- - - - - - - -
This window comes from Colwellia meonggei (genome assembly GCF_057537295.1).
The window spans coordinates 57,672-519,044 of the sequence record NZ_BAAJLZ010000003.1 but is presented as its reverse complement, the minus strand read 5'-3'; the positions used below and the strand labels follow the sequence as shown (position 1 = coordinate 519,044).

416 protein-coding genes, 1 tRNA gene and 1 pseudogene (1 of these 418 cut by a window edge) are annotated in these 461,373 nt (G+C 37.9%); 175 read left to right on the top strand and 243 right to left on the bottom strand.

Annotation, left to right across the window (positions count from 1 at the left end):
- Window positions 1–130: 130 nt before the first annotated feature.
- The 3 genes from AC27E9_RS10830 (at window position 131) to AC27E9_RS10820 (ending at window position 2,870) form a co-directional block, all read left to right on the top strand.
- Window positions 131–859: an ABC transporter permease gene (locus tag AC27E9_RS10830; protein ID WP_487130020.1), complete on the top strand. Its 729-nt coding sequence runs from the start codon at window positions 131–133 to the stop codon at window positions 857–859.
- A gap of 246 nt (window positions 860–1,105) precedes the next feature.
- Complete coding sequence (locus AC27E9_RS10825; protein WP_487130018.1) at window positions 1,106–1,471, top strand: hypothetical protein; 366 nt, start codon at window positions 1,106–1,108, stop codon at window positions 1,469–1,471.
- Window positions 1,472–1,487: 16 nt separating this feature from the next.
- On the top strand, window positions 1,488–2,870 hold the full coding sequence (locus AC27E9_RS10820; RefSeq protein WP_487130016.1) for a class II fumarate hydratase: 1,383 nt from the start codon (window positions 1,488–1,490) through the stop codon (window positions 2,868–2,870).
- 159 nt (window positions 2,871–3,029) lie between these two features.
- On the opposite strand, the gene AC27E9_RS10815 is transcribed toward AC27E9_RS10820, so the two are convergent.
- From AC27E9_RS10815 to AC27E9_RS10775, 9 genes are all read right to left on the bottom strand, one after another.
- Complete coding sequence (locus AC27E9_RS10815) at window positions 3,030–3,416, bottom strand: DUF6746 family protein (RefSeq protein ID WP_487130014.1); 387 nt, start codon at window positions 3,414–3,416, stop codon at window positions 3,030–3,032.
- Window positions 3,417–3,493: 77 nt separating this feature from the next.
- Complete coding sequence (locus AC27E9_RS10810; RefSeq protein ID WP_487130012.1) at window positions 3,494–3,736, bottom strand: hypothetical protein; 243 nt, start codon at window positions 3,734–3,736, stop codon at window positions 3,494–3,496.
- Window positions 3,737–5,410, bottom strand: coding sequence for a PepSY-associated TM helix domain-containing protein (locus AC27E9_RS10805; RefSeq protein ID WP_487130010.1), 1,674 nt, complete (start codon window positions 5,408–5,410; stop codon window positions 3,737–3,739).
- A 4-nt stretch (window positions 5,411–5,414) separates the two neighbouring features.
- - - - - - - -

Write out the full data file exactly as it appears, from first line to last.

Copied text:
This window comes from Colwellia meonggei (genome assembly GCF_057537295.1).
The window spans coordinates 57,672-519,044 of the sequence record NZ_BAAJLZ010000003.1 but is presented as its reverse complement, the minus strand read 5'-3'; the positions used below and the strand labels follow the sequence as shown (position 1 = coordinate 519,044).

416 protein-coding genes, 1 tRNA gene and 1 pseudogene (1 of these 418 cut by a window edge) are annotated in these 461,373 nt (G+C 37.9%); 175 read left to right on the top strand and 243 right to left on the bottom strand.

Annotation, left to right across the window (positions count from 1 at the left end):
- Window positions 1–130: 130 nt before the first annotated feature.
- The 3 genes from AC27E9_RS10830 (at window position 131) to AC27E9_RS10820 (ending at window position 2,870) form a co-directional block, all read left to right on the top strand.
- Window positions 131–859: an ABC transporter permease gene (locus tag AC27E9_RS10830; protein ID WP_487130020.1), complete on the top strand. Its 729-nt coding sequence runs from the start codon at window positions 131–133 to the stop codon at window positions 857–859.
- A gap of 246 nt (window positions 860–1,105) precedes the next feature.
- Complete coding sequence (locus AC27E9_RS10825; protein WP_487130018.1) at window positions 1,106–1,471, top strand: hypothetical protein; 366 nt, start codon at window positions 1,106–1,108, stop codon at window positions 1,469–1,471.
- Window positions 1,472–1,487: 16 nt separating this feature from the next.
- On the top strand, window positions 1,488–2,870 hold the full coding sequence (locus AC27E9_RS10820; RefSeq protein WP_487130016.1) for a class II fumarate hydratase: 1,383 nt from the start codon (window positions 1,488–1,490) through the stop codon (window positions 2,868–2,870).
- 159 nt (window positions 2,871–3,029) lie between these two features.
- On the opposite strand, the gene AC27E9_RS10815 is transcribed toward AC27E9_RS10820, so the two are convergent.
- From AC27E9_RS10815 to AC27E9_RS10775, 9 genes are all read right to left on the bottom strand, one after another.
- Complete coding sequence (locus AC27E9_RS10815) at window positions 3,030–3,416, bottom strand: DUF6746 family protein (RefSeq protein ID WP_487130014.1); 387 nt, start codon at window positions 3,414–3,416, stop codon at window positions 3,030–3,032.
- Window positions 3,417–3,493: 77 nt separating this feature from the next.
- Complete coding sequence (locus AC27E9_RS10810; RefSeq protein ID WP_487130012.1) at window positions 3,494–3,736, bottom strand: hypothetical protein; 243 nt, start codon at window positions 3,734–3,736, stop codon at window positions 3,494–3,496.
- Window positions 3,737–5,410, bottom strand: coding sequence for a PepSY-associated TM helix domain-containing protein (locus AC27E9_RS10805; RefSeq protein ID WP_487130010.1), 1,674 nt, complete (start codon window positions 5,408–5,410; stop codon window positions 3,737–3,739).
- A 4-nt stretch (window positions 5,411–5,414) separates the two neighbouring features.